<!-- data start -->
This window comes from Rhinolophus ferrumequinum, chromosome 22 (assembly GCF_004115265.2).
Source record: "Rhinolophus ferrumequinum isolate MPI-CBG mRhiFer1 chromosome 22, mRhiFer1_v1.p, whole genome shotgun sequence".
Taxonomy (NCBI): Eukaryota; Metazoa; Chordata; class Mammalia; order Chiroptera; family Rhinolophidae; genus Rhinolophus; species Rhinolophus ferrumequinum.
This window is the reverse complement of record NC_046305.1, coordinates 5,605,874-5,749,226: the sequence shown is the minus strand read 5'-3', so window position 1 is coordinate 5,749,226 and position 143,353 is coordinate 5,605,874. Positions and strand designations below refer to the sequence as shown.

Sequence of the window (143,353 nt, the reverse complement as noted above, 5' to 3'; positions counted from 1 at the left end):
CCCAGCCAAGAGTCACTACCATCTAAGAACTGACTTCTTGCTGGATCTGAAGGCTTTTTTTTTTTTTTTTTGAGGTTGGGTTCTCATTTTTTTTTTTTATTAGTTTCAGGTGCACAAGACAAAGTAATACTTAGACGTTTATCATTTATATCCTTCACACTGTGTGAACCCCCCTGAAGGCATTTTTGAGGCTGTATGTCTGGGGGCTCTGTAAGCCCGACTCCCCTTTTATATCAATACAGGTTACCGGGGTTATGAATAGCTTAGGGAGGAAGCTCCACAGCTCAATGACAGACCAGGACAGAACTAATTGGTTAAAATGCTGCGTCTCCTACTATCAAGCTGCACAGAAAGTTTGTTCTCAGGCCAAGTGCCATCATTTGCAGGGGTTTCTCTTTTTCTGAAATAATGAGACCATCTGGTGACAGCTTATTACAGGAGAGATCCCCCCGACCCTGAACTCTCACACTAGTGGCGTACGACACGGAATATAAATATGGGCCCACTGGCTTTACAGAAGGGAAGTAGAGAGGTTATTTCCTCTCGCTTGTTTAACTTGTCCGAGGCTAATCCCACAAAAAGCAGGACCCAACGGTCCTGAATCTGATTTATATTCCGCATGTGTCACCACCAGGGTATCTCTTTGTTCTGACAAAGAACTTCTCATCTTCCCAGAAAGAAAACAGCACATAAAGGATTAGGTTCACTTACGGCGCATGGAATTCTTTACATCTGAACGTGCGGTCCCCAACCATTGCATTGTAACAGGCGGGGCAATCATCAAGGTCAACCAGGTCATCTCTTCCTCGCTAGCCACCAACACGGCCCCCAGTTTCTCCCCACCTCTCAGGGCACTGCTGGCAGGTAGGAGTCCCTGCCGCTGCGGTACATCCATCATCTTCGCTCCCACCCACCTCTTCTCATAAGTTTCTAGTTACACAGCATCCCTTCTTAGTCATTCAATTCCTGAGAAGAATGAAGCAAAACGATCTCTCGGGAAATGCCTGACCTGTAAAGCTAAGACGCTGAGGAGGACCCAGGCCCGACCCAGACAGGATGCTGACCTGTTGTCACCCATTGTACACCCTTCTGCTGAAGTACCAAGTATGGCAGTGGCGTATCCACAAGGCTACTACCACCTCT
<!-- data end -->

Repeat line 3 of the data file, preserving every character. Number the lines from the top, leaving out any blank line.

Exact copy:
Taxonomy (NCBI): Eukaryota; Metazoa; Chordata; class Mammalia; order Chiroptera; family Rhinolophidae; genus Rhinolophus; species Rhinolophus ferrumequinum.